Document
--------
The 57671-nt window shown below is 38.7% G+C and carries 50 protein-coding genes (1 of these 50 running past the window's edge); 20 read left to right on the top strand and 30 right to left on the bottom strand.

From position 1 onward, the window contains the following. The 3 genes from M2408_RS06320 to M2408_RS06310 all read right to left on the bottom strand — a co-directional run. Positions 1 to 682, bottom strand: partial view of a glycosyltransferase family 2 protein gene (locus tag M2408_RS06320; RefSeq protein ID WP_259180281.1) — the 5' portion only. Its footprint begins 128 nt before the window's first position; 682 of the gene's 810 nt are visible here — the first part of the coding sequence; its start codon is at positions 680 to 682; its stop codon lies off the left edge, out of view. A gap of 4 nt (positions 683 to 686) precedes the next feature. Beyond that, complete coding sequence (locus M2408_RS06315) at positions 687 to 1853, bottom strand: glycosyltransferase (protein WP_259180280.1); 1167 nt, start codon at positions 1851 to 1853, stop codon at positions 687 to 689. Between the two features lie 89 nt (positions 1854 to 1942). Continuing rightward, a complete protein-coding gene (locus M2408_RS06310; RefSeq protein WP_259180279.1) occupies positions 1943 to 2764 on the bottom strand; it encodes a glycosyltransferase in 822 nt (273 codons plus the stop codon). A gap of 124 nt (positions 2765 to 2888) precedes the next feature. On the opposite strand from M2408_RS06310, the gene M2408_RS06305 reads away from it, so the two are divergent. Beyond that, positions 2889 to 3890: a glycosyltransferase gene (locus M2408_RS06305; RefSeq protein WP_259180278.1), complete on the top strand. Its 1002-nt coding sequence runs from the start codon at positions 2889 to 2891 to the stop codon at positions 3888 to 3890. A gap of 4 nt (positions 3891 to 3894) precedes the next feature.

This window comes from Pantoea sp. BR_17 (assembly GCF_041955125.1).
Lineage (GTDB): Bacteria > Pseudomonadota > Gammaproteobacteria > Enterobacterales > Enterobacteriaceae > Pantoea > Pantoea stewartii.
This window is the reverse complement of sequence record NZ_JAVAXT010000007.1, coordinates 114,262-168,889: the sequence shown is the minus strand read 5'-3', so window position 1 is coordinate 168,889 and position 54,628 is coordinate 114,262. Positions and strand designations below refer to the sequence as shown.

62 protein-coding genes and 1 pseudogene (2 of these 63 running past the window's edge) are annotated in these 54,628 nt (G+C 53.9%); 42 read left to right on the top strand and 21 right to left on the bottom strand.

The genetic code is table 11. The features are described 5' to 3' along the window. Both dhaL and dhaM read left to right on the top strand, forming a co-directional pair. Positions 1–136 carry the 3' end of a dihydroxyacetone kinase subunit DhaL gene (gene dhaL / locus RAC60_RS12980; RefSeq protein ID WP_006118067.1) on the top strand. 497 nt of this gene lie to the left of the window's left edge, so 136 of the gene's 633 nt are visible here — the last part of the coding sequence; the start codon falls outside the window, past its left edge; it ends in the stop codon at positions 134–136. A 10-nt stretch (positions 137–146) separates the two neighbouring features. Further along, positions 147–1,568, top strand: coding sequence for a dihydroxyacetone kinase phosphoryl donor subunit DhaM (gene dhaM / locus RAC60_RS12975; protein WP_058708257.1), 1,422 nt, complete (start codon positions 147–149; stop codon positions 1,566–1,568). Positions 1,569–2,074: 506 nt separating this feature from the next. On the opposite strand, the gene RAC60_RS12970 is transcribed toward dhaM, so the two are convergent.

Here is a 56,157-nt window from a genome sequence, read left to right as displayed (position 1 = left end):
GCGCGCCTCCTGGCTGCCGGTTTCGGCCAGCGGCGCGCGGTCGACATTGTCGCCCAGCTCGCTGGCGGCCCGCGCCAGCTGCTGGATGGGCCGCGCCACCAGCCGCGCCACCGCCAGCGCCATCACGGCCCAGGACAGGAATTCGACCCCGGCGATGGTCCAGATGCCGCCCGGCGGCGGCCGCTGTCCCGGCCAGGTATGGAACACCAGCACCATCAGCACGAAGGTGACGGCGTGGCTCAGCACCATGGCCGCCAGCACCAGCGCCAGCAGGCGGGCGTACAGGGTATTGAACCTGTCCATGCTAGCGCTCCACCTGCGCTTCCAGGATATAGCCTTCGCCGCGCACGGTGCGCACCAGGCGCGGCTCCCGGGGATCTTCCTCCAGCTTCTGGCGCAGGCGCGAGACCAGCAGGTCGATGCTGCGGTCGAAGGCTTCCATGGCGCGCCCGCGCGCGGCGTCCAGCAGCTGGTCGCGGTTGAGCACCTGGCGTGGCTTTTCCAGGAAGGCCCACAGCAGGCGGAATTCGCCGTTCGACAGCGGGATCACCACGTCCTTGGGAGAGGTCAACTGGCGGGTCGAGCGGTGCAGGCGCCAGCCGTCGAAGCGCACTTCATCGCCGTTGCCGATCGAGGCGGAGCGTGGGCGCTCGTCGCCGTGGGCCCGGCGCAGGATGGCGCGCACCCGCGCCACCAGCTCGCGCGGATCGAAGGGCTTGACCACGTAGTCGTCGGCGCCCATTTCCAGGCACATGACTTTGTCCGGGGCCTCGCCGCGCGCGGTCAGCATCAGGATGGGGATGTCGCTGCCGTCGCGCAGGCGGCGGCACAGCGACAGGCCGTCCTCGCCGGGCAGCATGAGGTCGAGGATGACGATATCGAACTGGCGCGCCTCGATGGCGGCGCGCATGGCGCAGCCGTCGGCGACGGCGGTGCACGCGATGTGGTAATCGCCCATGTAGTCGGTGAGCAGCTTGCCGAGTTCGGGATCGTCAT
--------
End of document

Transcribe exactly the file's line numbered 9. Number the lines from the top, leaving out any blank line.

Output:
GCGCGCCTCCTGGCTGCCGGTTTCGGCCAGCGGCGCGCGGTCGACATTGTCGCCCAGCTCGCTGGCGGCCCGCGCCAGCTGCTGGATGGGCCGCGCCACCAGCCGCGCCACCGCCAGCGCCATCACGGCCCAGGACAGGAATTCGACCCCGGCGATGGTCCAGATGCCGCCCGGCGGCGGCCGCTGTCCCGGCCAGGTATGGAACACCAGCACCATCAGCACGAAGGTGACGGCGTGGCTCAGCACCATGGCCGCCAGCACCAGCGCCAGCAGGCGGGCGTACAGGGTATTGAACCTGTCCATGCTAGCGCTCCACCTGCGCTTCCAGGATATAGCCTTCGCCGCGCACGGTGCGCACCAGGCGCGGCTCCCGGGGATCTTCCTCCAGCTTCTGGCGCAGGCGCGAGACCAGCAGGTCGATGCTGCGGTCGAAGGCTTCCATGGCGCGCCCGCGCGCGGCGTCCAGCAGCTGGTCGCGGTTGAGCACCTGGCGTGGCTTTTCCAGGAAGGCCCACAGCAGGCGGAATTCGCCGTTCGACAGCGGGATCACCACGTCCTTGGGAGAGGTCAACTGGCGGGTCGAGCGGTGCAGGCGCCAGCCGTCGAAGCGCACTTCATCGCCGTTGCCGATCGAGGCGGAGCGTGGGCGCTCGTCGCCGTGGGCCCGGCGCAGGATGGCGCGCACCCGCGCCACCAGCTCGCGCGGATCGAAGGGCTTGACCACGTAGTCGTCGGCGCCCATTTCCAGGCACATGACTTTGTCCGGGGCCTCGCCGCGCGCGGTCAGCATCAGGATGGGGATGTCGCTGCCGTCGCGCAGGCGGCGGCACAGCGACAGGCCGTCCTCGCCGGGCAGCATGAGGTCGAGGATGACGATATCGAACTGGCGCGCCTCGATGGCGGCGCGCATGGCGCAGCCGTCGGCGACGGCGGTGCACGCGATGTGGTAATCGCCCATGTAGTCGGTGAGCAGCTTGCCGAGTTCGGGATCGTCAT